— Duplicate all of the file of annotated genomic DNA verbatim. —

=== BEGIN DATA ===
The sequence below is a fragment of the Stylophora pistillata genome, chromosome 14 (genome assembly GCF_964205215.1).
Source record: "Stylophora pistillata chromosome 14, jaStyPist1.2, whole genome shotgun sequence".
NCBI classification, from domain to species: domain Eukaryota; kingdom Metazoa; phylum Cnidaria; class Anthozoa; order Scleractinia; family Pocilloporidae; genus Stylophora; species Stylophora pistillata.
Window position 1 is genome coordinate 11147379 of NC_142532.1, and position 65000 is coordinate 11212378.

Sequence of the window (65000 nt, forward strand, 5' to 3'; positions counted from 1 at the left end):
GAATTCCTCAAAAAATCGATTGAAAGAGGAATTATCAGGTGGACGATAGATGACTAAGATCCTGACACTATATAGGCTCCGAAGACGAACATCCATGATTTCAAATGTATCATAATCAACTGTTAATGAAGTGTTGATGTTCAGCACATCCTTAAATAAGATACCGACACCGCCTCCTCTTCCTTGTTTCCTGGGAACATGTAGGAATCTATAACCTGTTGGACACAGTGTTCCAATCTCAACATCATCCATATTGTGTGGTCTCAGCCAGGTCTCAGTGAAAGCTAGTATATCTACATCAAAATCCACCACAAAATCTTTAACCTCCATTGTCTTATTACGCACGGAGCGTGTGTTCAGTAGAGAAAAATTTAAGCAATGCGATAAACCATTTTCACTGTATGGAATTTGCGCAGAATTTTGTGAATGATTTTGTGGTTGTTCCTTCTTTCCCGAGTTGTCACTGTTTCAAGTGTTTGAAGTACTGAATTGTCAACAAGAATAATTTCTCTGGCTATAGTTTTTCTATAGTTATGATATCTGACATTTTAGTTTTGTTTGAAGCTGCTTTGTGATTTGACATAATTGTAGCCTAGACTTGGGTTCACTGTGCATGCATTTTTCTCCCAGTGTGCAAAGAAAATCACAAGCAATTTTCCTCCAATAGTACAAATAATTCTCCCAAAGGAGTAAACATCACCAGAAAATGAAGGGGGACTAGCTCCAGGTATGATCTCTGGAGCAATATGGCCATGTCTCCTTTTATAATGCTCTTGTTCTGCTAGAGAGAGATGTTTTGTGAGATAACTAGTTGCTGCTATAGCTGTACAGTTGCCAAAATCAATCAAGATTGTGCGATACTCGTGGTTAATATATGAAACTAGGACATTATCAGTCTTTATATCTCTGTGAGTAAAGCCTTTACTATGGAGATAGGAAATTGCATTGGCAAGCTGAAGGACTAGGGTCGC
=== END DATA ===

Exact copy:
The sequence below is a fragment of the Stylophora pistillata genome, chromosome 14 (genome assembly GCF_964205215.1).
Source record: "Stylophora pistillata chromosome 14, jaStyPist1.2, whole genome shotgun sequence".
NCBI classification, from domain to species: domain Eukaryota; kingdom Metazoa; phylum Cnidaria; class Anthozoa; order Scleractinia; family Pocilloporidae; genus Stylophora; species Stylophora pistillata.
Window position 1 is genome coordinate 11147379 of NC_142532.1, and position 65000 is coordinate 11212378.

Sequence of the window (65000 nt, forward strand, 5' to 3'; positions counted from 1 at the left end):
GAATTCCTCAAAAAATCGATTGAAAGAGGAATTATCAGGTGGACGATAGATGACTAAGATCCTGACACTATATAGGCTCCGAAGACGAACATCCATGATTTCAAATGTATCATAATCAACTGTTAATGAAGTGTTGATGTTCAGCACATCCTTAAATAAGATACCGACACCGCCTCCTCTTCCTTGTTTCCTGGGAACATGTAGGAATCTATAACCTGTTGGACACAGTGTTCCAATCTCAACATCATCCATATTGTGTGGTCTCAGCCAGGTCTCAGTGAAAGCTAGTATATCTACATCAAAATCCACCACAAAATCTTTAACCTCCATTGTCTTATTACGCACGGAGCGTGTGTTCAGTAGAGAAAAATTTAAGCAATGCGATAAACCATTTTCACTGTATGGAATTTGCGCAGAATTTTGTGAATGATTTTGTGGTTGTTCCTTCTTTCCCGAGTTGTCACTGTTTCAAGTGTTTGAAGTACTGAATTGTCAACAAGAATAATTTCTCTGGCTATAGTTTTTCTATAGTTATGATATCTGACATTTTAGTTTTGTTTGAAGCTGCTTTGTGATTTGACATAATTGTAGCCTAGACTTGGGTTCACTGTGCATGCATTTTTCTCCCAGTGTGCAAAGAAAATCACAAGCAATTTTCCTCCAATAGTACAAATAATTCTCCCAAAGGAGTAAACATCACCAGAAAATGAAGGGGGACTAGCTCCAGGTATGATCTCTGGAGCAATATGGCCATGTCTCCTTTTATAATGCTCTTGTTCTGCTAGAGAGAGATGTTTTGTGAGATAACTAGTTGCTGCTATAGCTGTACAGTTGCCAAAATCAATCAAGATTGTGCGATACTCGTGGTTAATATATGAAACTAGGACATTATCAGTCTTTATATCTCTGTGAGTAAAGCCTTTACTATGGAGATAGGAAATTGCATTGGCAAGCTGAAGGACTAGGGTCGC